There is a better way to protect the horse from and treat gastric ulcers. When the horse is given a combination of lecithin and apple pectin as a nutritional supplement to his normal diet, the acid in the fundic portion of the stomach immediately breaks it down into a mix of reactive phospholipids. The phospholipids in lecithin are both hydrophilic and hydrophobic and interact with the cell membranes of the mucosal epithelium to strengthen the mucosa. Research has shown that lecithin not only treats the symptoms of equine ulcers, it helps cure the ulcers as well by making the stomach lining stronger at the cellular membrane level. The beneficial effects of a diet supplemented with lecithin and pectin also enhances the rest of the digestive tract as well. There has been much research to substantiate this. They also observed horses fed lecithin had reduced levels of excitability and anxiety that was attributed to the healing of gastric ulcers.


A well studied health condition in horses is gastric ulcers. The presence of these ulcers is associated with poor condition, irritability and poor performance. Treatment options such as reducing stomach acid production is expensive (up to $35/day) and can disrupt the normal digestive process by not allowing the food to begin its initial breakdown as nature intended. A less expensive and more effective treatment is to give horses a nutritional supplement of lecithin containing apple pectins ( about $3.00/day). The lecithin strengthens the epithelial lining of the stomach treating and preventing gastric ulcers and allow for the proper absorption of nutrients in the small intestine. The apple pectins help to buffer the stomach lining and slow the digestive process. Pectins also are probiotic in that they support beneficial microflora in the gastrointestinal tract.

Lecithin and apple pectin have proven a valuable natural supplement for horses to treat and prevent gastric ulcers. Lecithin/apple pectin can be added quickly and easily to a horse’s daily feed ration or to almost any homemade horse treat recipe. Horse treats containing lecithin/apple pectin given between feedings and after training can help protect the stomach from the damaging affects of excess acid which is a natural occurrence in horses.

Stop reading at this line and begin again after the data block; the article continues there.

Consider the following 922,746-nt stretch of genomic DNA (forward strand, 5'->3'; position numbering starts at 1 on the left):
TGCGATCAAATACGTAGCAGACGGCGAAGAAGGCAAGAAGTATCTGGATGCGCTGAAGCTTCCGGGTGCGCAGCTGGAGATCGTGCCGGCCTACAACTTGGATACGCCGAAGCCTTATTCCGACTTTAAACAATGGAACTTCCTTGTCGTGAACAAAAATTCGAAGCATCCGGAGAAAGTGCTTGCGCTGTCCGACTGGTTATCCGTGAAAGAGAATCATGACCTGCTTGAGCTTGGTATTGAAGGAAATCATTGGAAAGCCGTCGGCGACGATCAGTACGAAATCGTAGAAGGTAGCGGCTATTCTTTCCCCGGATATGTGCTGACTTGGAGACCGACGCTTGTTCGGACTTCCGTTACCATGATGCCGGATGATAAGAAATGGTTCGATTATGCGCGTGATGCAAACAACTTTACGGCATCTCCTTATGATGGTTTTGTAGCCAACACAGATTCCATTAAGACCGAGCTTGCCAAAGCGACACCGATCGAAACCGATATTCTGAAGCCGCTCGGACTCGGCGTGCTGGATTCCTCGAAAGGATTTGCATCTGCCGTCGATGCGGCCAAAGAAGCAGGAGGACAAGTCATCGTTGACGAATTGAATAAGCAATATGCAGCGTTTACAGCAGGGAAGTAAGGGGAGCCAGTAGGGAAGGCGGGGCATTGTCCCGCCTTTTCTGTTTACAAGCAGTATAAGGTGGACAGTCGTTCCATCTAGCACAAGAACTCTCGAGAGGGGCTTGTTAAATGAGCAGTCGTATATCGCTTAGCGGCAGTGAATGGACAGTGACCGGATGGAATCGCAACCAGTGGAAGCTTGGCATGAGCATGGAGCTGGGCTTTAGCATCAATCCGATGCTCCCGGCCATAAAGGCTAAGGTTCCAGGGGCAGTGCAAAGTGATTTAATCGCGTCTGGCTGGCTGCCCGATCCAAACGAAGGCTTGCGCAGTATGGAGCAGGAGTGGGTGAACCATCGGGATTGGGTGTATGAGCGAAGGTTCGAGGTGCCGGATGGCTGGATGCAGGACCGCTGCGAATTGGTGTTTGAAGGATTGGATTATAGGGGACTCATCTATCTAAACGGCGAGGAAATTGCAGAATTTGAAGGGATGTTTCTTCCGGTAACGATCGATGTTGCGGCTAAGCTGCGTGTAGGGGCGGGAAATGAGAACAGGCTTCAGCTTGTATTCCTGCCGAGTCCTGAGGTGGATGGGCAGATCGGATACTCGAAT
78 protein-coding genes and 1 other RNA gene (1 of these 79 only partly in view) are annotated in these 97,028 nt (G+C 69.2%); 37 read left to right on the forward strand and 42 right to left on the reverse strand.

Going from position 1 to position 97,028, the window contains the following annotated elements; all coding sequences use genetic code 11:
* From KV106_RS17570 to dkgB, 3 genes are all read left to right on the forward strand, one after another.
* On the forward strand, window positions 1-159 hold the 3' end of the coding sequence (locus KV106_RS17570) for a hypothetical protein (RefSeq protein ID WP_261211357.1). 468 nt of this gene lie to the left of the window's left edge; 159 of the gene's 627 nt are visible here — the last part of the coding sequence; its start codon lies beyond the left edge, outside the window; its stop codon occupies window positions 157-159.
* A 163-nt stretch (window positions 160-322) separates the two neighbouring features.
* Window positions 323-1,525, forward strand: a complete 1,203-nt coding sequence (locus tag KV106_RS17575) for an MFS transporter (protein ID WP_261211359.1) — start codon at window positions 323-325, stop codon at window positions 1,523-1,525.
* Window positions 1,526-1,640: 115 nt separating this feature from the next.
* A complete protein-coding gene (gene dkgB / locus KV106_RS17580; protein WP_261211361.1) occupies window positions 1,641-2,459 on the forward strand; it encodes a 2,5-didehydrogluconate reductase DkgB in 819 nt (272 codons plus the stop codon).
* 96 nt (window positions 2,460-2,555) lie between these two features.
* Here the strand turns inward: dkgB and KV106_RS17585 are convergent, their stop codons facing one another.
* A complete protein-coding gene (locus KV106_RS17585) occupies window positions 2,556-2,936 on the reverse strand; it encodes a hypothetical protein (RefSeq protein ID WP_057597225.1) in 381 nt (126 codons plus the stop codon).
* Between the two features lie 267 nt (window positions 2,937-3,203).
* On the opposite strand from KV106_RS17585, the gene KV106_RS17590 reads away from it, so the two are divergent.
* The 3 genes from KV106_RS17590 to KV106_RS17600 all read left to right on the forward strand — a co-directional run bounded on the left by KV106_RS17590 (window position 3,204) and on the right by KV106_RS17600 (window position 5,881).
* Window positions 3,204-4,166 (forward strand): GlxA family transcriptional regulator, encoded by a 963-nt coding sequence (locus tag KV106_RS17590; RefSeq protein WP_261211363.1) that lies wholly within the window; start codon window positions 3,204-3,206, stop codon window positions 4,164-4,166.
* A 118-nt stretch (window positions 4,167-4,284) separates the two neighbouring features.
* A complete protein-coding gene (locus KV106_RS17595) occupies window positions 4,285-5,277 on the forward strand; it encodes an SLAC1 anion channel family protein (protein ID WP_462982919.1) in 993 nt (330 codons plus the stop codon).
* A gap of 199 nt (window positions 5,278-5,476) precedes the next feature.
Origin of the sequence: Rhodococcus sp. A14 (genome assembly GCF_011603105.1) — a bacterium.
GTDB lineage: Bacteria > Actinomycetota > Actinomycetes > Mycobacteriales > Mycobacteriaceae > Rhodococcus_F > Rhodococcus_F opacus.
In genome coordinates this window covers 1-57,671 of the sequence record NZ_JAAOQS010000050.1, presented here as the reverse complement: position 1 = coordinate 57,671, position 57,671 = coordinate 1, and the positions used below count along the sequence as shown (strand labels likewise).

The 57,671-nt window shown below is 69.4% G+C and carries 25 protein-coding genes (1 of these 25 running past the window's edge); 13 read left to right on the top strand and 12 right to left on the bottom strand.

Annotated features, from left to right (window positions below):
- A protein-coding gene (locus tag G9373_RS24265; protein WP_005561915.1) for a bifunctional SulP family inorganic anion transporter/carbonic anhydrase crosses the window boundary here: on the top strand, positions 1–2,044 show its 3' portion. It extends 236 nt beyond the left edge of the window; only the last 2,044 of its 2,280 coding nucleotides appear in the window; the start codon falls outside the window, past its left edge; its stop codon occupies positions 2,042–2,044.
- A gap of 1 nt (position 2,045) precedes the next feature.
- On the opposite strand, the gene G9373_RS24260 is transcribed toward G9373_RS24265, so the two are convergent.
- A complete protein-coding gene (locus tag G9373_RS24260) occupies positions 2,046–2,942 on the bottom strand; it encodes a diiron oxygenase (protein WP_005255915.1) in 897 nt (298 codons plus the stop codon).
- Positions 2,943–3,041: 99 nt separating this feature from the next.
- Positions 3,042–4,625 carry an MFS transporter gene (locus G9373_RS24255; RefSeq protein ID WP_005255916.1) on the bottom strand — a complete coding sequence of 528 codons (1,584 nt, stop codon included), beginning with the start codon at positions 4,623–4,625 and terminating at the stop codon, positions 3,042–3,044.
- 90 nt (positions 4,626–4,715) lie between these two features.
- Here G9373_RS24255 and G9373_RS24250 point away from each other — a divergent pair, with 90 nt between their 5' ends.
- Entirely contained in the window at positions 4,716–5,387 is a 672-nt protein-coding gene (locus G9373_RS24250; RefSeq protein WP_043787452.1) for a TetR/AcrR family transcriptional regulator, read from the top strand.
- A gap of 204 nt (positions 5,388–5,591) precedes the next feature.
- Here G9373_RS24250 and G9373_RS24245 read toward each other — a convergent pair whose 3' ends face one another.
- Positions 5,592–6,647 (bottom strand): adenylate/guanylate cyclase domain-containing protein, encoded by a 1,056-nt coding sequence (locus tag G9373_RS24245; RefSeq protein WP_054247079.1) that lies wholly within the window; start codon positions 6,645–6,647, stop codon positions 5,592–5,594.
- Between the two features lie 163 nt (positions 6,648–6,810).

SBS 083

When sourcing lecithin and apple pectin, remember that not all lecithin granules are the same. The best source of lecithin is a brand that contains apple pectins and sold through a dealer that sells animal products. For more articles on gastric equine ulcers and other horse related issues, please visit www.sbsequine.com. Places to order include: www.horsewarehouse.com, 800-530-1713; www.gettyequinenutrition.com, 740-663-2333; and www.horsehealthusa.com, 330-830-2762.

Special thanks to the contributions of Dr. Craig Russett, Ph.D in Animal Nutrition.


Geor.R.j. and Papich (1990). Medical therapy for gastrointestinal ulceration in foals. Comp. Cont. Edu. Pract. Vet. 12:403-412.

Ghyczy,M., E. Hoff; J. Garzib (1996). Gastric mucosa protection by phosphatidylcholine (PC) Presented at: The 7th International Congress on Phospholipids, Brussels, Belgium.

Jones, W.E. (1999). Equine gastric ulcer syndrome. J. Equine Vet. Sci. 19:296-306.

Murray, M.J.; C.M. Murray, H.J. Sweeney, J. Weld, N.J. Digby Wingfield and S.J Stoneham (1996). The prevalence of gastric ulcers in foals in Ireland and England: An edoscopic survey. Equine Vet. J. 28(5):368-374.

Russett, J.C. (1997). Lecithin applications in animal feeds. Specialty Products Research Notes. LEC-D-56.

Traub, J.L.; A.M. Gallina, B.D. Grant, S.M. Reed, P.R. Gavin and L.M. Paulsen (1983). Phenylututazone toxicosis in the foal. Am. J. Vet. Res. 44:1410-1418.

Vatitstas, N.J.; Snyder, G. Carlson, B. Johnson, R.M. Arthur, Thurmond, and K.C.K. Lloyd (1994). Epidemiological study of gastric ulceration in the Thoroughbred racehorse: 202 horses 1992-1993. 40th AAEP Convention Proceedings. pp 125-126.

Wright, B. (1999). Equine digestive tract structure and function. Ontario Ministry of Agriculture.

340 9th Street North
Suite 86, Naples FL 34102
[email protected]
sbs equine facebook sbs equine instagram sbs equine youtube